Last night, the largest trade show for industrial technology, Hannover Messe, celebrated its 69th year with German Chancellor Angela Merkel and U.S. President Barack Obama opening the ceremonies. President Obama was given the honors as the United States was chosen as Hannover Messe’s partner country for 2016. This morning, the official trade show ground opened to hundreds of thousands of visitors expected to visit over the next five days as U.S. manufacturing technology is on the world stage and featured at this year’s event. The innovation and excitement in the more than 18 massive buildings housing the trade show are palpable as manufacturers from the United States, Germany and the world come together to share their latest technological advances and workmanship and look to buy and sell equipment that will advance the quality and productivity of manufacturing around the world, while also sustaining and creating high-paying jobs and economic growth.

Outside the trade show doors, a very different and much smaller gathering occurred on Saturday. Trade protestors gathered to criticize the Transatlantic Trade and Investment Partnership (TTIP) talks that seek to join the United States and European Union in the largest economic and trade partnership. I found the protesters and signs quite revealing, as they railed not only against the TTIP but also a host of other issues, including basic capitalism. As I listened to the chants and discussions, it seemed that the TTIP was nothing more than a rallying cry that subsumes broad rhetorical messages intending to sweep in those with much broader anger and angst about a wide range of issues, whether or not stopping the TTIP will make those issues better or worse. And beyond stopping the TTIP, solutions were nonexistent.

The contrast between the makers, doers and dreamers inside the Hannover fairgrounds and outside is a stark one. Just being at Hannover Messe demonstrates what manufacturers throughout the United States know, but most TTIP and other trade protesters would simply ignore: we live in a global economy and the question is not how to stop competition, but how to succeed globally and promote economic growth and opportunity. Manufacturers big and small throughout the United States and the more than 12 million men and women in their workforce are innovating every day and making products that the world wants and needs. To sustain and grow the U.S. manufacturing economy and jobs, we need more agreements to eliminate barriers and raise standards. That is exactly the ambition of TTIP negotiators who simultaneously began the 13th round of talks today in New York City.

Besides saying “no” for reasons that are not necessarily even related to a trade agreement, protesters aren’t the ones creating and sustaining jobs, innovating or creating the next lifesaving technology. It is far past time for those that participate in the manufacturing economy and create solutions every day talk more and more loudly on what trade and trade agreements mean to our growth.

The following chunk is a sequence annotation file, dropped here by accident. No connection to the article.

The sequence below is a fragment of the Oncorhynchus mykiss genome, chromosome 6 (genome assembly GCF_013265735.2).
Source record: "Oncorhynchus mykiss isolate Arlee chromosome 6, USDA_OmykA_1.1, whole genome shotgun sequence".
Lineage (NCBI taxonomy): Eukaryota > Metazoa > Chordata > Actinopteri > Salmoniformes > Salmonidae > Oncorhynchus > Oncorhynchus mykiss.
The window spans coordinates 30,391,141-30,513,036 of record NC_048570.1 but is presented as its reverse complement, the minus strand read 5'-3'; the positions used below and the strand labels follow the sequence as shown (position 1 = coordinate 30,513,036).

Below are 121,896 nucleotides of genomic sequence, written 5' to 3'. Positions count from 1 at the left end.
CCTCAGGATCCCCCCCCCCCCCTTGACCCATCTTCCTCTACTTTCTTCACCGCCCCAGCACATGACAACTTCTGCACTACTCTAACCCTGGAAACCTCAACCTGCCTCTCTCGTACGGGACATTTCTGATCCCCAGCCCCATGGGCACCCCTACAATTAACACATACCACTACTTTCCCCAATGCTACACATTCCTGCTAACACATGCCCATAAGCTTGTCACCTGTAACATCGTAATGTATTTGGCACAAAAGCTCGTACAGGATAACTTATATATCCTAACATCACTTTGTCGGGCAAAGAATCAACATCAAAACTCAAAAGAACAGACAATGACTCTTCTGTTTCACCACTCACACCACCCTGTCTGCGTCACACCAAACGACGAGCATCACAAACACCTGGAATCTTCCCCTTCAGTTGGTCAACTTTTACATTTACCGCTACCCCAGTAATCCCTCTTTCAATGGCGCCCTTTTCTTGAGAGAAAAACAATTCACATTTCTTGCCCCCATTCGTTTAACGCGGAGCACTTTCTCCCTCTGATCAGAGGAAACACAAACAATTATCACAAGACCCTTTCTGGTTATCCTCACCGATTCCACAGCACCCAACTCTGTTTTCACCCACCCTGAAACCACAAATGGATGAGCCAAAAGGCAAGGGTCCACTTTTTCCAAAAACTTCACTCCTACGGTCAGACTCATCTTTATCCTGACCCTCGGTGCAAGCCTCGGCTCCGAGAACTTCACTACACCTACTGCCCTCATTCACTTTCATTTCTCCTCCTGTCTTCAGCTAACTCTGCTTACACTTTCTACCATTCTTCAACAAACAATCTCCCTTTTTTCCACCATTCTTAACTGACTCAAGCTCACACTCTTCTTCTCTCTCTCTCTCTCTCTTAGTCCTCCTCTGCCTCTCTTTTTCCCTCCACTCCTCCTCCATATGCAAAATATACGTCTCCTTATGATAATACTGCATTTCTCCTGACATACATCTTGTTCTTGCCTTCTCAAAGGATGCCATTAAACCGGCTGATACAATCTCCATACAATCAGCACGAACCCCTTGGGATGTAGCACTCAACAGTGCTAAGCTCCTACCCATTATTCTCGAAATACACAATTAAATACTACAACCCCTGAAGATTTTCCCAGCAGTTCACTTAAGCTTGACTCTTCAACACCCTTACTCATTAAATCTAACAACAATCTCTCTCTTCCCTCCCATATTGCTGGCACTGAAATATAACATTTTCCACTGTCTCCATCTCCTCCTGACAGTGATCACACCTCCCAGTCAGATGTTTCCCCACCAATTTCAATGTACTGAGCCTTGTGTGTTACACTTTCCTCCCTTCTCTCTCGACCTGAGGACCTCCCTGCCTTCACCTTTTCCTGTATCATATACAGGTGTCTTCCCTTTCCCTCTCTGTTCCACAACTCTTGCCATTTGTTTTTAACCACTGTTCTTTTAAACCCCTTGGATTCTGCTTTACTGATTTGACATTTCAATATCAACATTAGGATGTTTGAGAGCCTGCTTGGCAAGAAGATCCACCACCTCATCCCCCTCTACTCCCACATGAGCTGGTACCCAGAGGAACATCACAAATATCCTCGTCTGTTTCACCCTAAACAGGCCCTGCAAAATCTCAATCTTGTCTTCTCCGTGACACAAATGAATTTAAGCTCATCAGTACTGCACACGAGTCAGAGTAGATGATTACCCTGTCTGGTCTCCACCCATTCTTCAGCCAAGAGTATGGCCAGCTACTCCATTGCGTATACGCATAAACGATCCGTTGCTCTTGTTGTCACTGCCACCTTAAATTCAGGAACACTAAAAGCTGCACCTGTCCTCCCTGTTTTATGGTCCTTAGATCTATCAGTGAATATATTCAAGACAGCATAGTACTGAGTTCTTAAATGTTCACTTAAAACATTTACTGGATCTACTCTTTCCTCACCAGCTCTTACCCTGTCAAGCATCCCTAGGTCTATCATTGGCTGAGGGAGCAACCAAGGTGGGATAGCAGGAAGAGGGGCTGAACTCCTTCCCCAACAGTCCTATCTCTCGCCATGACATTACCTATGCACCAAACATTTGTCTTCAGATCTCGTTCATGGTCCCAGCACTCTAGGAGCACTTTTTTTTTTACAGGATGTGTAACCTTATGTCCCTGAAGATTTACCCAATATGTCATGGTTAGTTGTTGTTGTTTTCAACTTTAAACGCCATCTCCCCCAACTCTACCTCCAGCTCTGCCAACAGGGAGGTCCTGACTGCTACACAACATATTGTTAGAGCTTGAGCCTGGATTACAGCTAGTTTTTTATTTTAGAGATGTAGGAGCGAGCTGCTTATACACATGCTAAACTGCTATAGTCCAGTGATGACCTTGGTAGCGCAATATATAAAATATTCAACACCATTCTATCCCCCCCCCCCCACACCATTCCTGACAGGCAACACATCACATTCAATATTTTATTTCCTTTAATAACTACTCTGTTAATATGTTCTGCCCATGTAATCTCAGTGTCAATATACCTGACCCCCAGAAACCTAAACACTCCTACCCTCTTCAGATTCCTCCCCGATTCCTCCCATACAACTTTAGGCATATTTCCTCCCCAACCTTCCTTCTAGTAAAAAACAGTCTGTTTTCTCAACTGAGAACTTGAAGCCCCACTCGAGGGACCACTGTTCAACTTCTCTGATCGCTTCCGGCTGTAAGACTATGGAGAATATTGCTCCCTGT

2016 STEP Ahead Honorees Are Here

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They’re coming! The 2016 STEP (Science, Technology, Engineering and Production) Ahead Honorees and Emerging Leaders will officially be welcomed to Washington, D.C., tonight to kick-off this year’s award program.

Did you know that while women represent nearly half (47 percent) of today’s workforce, they comprise less than one-third (27 percent) of the manufacturing workforce? However, while manufacturing faces a serious skills gap, this year’s 2016 STEP Ahead Honorees and Emerging Leaders are working to advocate, mentor, engage, promote and lead the next generation of manufacturing women. This year’s Honorees are making a difference in their communities and for the future of manufacturing. Read More

Senate FAA Vote Signals Proactive Movement for Manufacturing Certainty

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Modern, updated and well-funded infrastructure is critical to manufacturing success in the United States, and tonight the Senate took a proactive step on the Federal Aviation Act Reauthorization. In a bipartisan 95-3 vote, Senate leaders signaled to manufacturers that they are serious about addressing critical infrastructure needs. Manufacturers’ competitiveness hinges on their ability to access infrastructure, and uncertainty caused by the constant cycle of short-term reauthorizations on key issues like the FAA, our national highways system and our inland waterways disadvantage our jobs creators. The NAM key-voted the legislation.

“The NAM supports transportation policies that invest in infrastructure and related systems to ensure U.S. manufacturing competitiveness. Manufacturers rely on the nation’s air transportation system to help support business competitiveness, efficiency and growth. Stable and reliable funding is critical to ensure continued investment in airports, runways and the health of the entire aviation system,” said NAM Senior Vice President of Policy and Government Relations Aric Newhouse in the letter.

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Shopfloor Event Highlights Why Trade Is Important for U.S. Manufacturing

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Trade continues to be a top-line talker in presidential debates—drawing various (and often unfounded) soundbite criticisms from candidates on both ends of the political spectrum. Manufacturers in the United States, however, face a much more practical reality. Trade is not a choice or an interview question; it is part of the fabric of business everywhere. Whether a manufacturer is selling across town or across the world, manufacturers in the United States are part of the global economy. The question manufacturers seek to ask is the practical one: How can I compete to win?